This Month's Picks

The Epic (CD)

Kamasi Washington
Calling your solo debut  The Epic  and making it three-LPs long is gutsy, but then again, Kamasi Washington isn’t your everyday musician. The 34-year-old saxophonist and composer crafts a jazz record that is brash, forthright and inventive, all while staying true to jazz tradition. Washington’s skill as a tenor soloist in the Miles Davis/Ornette Coleman tradition has landed him on albums like Kendrick Lamar’s recent  To Pimp a Butterfly  and he’s toured with the likes of Snoop Dogg and Chaka Khan. But what surprises the most about  The Epic  is how accessible and listenable it is across its three discs without once aiming for a cheap crossover or diminishing Washington’s talents or sound. On 12-plus minute jams like “Change of the Guard,” Washington goes wild amid his carefully chaotic arrangement of piano trills, angelic gospel runs and cinematic strings. You might have to pause the album to catch your breath after that opener, but digging into  The Epic  unearths a wide variety of riches. The standup bass and liquid guitar soloing of “Askim” accompanies more stately, beautiful playing from Washington—until he goes much fiercer in the song’s second half, while still remaining melodic.  The Epic  balances such improvisational explosions with more atmospheric pieces, the organ-led rainfall of “Isabelle” and beatific “Seven Prayers” offering some respite. Vocalist Patrice Quinn appears on a few tracks, including sweet love song “The Rhythm Changes” and lush “Cherokee,” and shuffling Afro-Latin rhythms spice up songs like “Re Run Home.” Washington is happy to lose himself among the layered orchestration now and again, but he remains the star on most tunes, like the remarkable “Miss Understanding,” its grandiose opening giving rise to some of Washington’s best pure soloing, a pleasure to lose yourself in. Along with a handful of interpretations of classics like “Clair de Lune,” Washington’s originals announce him as an unstoppable new force in jazz, one who is able to make the music palatable to hip-hop and indie rock fans without watering anything down. For that alone,  The Epic  is something to celebrate. More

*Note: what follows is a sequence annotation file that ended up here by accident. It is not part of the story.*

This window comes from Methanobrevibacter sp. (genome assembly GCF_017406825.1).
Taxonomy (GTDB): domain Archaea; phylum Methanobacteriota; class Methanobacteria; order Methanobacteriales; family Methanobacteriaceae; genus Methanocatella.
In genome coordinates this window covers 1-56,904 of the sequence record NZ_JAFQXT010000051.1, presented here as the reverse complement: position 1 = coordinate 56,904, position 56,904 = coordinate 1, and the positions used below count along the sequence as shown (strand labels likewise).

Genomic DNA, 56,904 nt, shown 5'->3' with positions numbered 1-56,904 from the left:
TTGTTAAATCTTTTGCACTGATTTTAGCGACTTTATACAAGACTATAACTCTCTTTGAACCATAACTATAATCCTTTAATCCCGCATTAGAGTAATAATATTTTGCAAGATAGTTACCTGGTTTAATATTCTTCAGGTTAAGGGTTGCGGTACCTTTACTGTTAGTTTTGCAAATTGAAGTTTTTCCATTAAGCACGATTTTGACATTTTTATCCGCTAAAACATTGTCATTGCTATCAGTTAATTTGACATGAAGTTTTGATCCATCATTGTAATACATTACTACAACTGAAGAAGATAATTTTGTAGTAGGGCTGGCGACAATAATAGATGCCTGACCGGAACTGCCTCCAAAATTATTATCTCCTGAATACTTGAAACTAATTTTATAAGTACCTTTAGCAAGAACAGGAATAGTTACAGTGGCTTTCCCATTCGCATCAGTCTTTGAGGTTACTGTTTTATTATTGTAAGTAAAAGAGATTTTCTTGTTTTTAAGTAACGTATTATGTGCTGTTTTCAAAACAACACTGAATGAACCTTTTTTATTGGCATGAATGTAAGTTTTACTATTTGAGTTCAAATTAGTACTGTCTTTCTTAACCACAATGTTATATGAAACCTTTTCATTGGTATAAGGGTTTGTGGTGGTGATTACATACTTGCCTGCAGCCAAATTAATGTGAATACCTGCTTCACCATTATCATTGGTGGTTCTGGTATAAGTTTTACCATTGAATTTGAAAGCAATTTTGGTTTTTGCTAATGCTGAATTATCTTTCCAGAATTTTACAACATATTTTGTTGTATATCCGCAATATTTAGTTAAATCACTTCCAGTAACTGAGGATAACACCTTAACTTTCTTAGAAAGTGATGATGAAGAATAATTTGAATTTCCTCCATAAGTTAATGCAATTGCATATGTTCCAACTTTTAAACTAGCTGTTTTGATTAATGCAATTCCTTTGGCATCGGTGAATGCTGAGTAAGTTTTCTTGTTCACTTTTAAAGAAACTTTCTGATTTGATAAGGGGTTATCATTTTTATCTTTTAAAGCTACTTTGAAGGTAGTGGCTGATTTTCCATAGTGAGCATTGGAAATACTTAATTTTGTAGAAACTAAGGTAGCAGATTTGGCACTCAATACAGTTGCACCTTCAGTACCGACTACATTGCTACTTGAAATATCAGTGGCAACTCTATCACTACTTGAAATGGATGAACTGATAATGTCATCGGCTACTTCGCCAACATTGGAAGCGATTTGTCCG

Genre: Jazz

Before This World (CD)

James Taylor
James Taylor’s storied musical history enters a new chapter with  Before This World , the folk artist’s first new album of original material in 13 years. From the opening of the redemptive bluegrass paean “Today Today Today,”  Before This World  reintroduces us to Taylor’s gentle voice and warm delivery, sounding as timeless and youthful as ever. Taylor harkens back to his strongest, early ’70s material on piano ballad “You and I Again” and the pastoral, country-tinged “Stretch of the Highway.” And at this stage in Taylor’s career, he’s able to pull off a silly, straight-faced ode to the Red Sox with “Angels of Fenway.” Taylor keeps things lively and varied throughout, returning to upbeat bluegrass for “Watchin’ Over Me,” and Sting joins Taylor for the carolesque medley “Before This World / Jolly Springtime.” Though you won’t find any forays into new territory for Taylor,  Before This World  is thankfully bereft of any misguided attempt at crossing over to the kids, which may have been temping—this is a man who has performed with Taylor Swift several times, after all. Instead, it feels like a summation of the tender folk sound Taylor has come to emblemize over the past decades.  Before This World  is a generous album, and one that will remind listeners of why they fell in love with Taylor’s music. More
Genre: Rock

3 (CD)